Colleges Share Strategies That Help Disadvantaged Students Succeed
By Katherine Mangans, Chronicle of Higher Education
April 24, 2014
For one student, the difference was a financial-aid officer who took the time to draw him out about personal problems that were derailing his studies. For another, it was a cohort of classmates who urged him on when work, college, and family pressures collided.
The strategies that their small, private colleges took to help those low-income students succeed took center stage here on Wednesday at a three-day conference highlighting a group that isn’t used to being in the spotlight.
The four-year-old Yes We Must Coalition includes 36 colleges that joined forces to share ideas on how to raise graduation rates and make college affordable. All have 5,000 or fewer undergraduates, at least half of whom are eligible for Pell Grants. Most offer four-year degrees, but a few are two-year colleges.
The colleges, many of which were started with the mission of serving low-income and minority students, tend to be isolated, either geographically or in terms of their missions, from the rest of the higher-education establishment, said Gloria Nemerowicz, the group’s founder and president. Gaining clout is one of the coalition’s goals.
A White House summit on college access for low-income students in January featured many of the kinds of strategies the coalition’s colleges have employed for years with varying degrees of success. Ms. Nemerowicz, who was president of Pine Manor College, in Massachusetts, for 15 years, worries they’ve been overlooked.
“There’s been a lot of emphasis on community colleges and large, public universities, and we could do so much more if this sector was at the table,” she said.
It’s a sector that faces serious financial hurdles. The share of students enrolling in four-year colleges after high school has been steadily sliding since 2001, according to the Pell Institute for the Study of Opportunity in Higher Education. That shift, from 68 percent in 2001 to 56 percent in 2012, poses formidable challenges for small, tuition-dependent colleges like the ones gathered here.
As higher-education costs have surged, the biggest drop in bachelor’s-degree enrollment has been among students from low-income families, who are increasingly concentrated in community colleges and for-profit institutions. In 2012 a student born into the top quartile of family income was about nine times as likely to earn a bachelor’s degree by age 24 as was a student born into the bottom quartile, the Pell Institute found.
One of the coalition’s goals, Ms. Nemerowicz said in an interview on Tuesday, is “to raise our visibility so students can find us.”
The conference’s keynote speaker, Vincent Tinto, a professor emeritus at Syracuse University and a leading expert on college completion, told the 140 attendees that colleges that have strong track records in educating disadvantaged students have a few things in common. Among them:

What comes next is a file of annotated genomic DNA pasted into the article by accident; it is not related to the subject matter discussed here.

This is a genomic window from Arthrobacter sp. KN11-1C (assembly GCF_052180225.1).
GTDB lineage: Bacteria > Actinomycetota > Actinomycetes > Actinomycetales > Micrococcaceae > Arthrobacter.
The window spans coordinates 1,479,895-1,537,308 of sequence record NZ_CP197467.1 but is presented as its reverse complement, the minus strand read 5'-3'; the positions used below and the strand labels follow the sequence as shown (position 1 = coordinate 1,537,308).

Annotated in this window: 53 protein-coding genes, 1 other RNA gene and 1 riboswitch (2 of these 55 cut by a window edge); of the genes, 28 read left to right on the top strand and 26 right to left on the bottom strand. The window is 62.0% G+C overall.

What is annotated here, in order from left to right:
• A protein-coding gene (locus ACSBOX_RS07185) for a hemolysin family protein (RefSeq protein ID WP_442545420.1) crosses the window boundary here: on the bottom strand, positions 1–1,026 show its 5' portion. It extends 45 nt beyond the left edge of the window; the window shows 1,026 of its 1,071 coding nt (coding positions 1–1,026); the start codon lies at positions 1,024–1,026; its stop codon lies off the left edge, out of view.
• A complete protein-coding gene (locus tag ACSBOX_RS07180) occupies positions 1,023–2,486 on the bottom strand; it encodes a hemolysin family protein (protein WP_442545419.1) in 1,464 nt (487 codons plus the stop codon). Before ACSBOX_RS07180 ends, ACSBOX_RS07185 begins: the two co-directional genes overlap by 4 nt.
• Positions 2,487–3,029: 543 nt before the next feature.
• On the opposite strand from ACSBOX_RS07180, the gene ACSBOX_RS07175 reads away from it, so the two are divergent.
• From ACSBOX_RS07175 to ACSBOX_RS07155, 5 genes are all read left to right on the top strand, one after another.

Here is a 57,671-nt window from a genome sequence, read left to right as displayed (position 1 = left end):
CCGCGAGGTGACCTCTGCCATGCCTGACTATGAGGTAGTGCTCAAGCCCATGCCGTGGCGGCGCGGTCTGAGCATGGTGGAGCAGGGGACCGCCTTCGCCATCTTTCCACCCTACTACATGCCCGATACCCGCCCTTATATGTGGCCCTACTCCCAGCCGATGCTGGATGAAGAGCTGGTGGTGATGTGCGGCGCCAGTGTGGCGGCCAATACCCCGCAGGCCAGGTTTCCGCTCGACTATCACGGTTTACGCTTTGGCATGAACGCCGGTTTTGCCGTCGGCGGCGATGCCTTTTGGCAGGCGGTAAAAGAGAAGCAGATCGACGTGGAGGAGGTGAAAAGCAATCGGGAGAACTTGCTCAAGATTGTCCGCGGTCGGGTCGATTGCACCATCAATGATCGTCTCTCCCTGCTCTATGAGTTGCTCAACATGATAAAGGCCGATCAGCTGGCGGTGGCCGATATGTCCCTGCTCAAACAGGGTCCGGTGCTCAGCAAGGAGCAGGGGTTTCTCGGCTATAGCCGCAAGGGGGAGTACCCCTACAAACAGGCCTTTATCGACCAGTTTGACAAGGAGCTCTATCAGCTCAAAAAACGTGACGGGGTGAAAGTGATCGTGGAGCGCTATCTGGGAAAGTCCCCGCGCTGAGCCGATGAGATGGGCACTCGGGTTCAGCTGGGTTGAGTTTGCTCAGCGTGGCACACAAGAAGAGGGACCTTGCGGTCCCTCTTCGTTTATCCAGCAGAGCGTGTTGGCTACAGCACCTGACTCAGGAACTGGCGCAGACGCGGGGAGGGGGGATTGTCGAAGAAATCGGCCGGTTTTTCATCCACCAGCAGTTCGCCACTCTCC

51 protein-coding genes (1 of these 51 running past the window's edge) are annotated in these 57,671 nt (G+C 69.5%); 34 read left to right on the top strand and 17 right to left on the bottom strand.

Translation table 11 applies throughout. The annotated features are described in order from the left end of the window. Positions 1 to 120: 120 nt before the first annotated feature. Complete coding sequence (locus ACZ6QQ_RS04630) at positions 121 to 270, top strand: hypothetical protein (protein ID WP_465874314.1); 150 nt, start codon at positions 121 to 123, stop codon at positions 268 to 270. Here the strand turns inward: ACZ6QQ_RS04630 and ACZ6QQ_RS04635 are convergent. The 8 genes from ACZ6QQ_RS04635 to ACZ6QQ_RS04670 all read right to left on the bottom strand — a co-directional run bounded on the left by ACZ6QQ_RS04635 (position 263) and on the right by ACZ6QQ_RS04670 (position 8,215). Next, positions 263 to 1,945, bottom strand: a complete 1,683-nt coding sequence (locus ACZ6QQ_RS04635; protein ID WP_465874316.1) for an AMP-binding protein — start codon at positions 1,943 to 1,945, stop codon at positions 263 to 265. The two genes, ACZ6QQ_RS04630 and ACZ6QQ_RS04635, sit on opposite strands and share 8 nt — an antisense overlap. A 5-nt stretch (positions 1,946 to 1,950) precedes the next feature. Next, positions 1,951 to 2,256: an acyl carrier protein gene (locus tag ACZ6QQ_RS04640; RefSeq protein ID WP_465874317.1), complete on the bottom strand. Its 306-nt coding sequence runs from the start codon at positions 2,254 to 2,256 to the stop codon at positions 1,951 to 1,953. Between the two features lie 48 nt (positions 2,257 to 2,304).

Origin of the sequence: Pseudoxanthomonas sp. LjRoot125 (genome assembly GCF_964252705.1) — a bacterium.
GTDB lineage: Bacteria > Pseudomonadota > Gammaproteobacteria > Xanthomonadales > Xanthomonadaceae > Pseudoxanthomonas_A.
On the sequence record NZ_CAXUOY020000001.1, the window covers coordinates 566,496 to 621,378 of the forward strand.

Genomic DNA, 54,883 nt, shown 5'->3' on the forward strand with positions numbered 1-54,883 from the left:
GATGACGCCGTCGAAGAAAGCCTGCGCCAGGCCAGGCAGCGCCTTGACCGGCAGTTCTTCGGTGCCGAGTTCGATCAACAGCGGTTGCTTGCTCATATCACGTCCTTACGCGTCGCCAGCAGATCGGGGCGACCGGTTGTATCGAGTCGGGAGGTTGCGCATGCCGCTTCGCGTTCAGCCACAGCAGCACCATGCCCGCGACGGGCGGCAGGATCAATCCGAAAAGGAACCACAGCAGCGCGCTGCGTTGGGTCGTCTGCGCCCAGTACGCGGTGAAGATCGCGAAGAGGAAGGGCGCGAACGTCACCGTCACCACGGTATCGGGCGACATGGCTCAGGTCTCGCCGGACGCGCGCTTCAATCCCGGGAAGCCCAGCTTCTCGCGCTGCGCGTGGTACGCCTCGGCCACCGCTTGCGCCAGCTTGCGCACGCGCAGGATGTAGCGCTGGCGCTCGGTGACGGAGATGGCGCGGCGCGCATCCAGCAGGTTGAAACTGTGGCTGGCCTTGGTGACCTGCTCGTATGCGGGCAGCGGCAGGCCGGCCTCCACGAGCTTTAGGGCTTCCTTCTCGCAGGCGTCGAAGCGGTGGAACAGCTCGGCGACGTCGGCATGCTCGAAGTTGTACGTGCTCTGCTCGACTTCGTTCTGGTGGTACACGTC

- They encourage collaboration. First-year learning communities that link two or three courses allow students to study in cohorts on material that’s relevant to more than one class. “Students in groups do better than students on their own,” he said.
- When students are struggling, counselors or teachers intervene early. “If you wait until the midterm, in many cases, they’ve already left the course,” he said.
- They spend time on faculty development. Instructors are trained in the pedagogical techniques that are most effective with diverse students.
The strategies the colleges employ are as diverse as the colleges themselves.
A Finnish folklorist at Finlandia University, in Minnesota, described how she teaches new students the concept of Sisu, which roughly translates to grit. She takes the students to a copper mine where, for many of their ancestors, “going down two miles and chipping away at rocks was the American dream.”
An administrator at Union College in Kentucky explained how the college uses scavenger hunts and wilderness excursions to acclimate freshmen from rural Appalachia who are the first in their families to attend college.
At the end of the day, students took the stage to describe what had worked for them.
Michael D’Ambrosio, 30, who received a bachelor’s degree from Robert Morris University in Illinois in 2010, was the first in his family to attend college. He had no relatives to turn to for advice when he started taking night classes while working full time, and with an infant at home.
During his first semester, he was placed in a cohort of students enrolled in the same paralegal, mathematics, and English courses. “Seeing the same faces from quarter to quarter, studying with them, and knowing that they could all relate to what I was going through made a huge difference,” he said.
Spencer Richardson-Moore, 24, said that having a financial-aid officer at Marygrove College, in Michigan, who “looked beyond my smile and saw that something was wrong” helped him open up about personal problems that were hurting his grades and jeopardizing his financial aid.
He also credited a campus-based group called the Gentlemen’s Roundtable with helping him and other young black men realize their potential. “We were brought together as young men at risk,” he said. “We’re now a group of young men who are scholars.”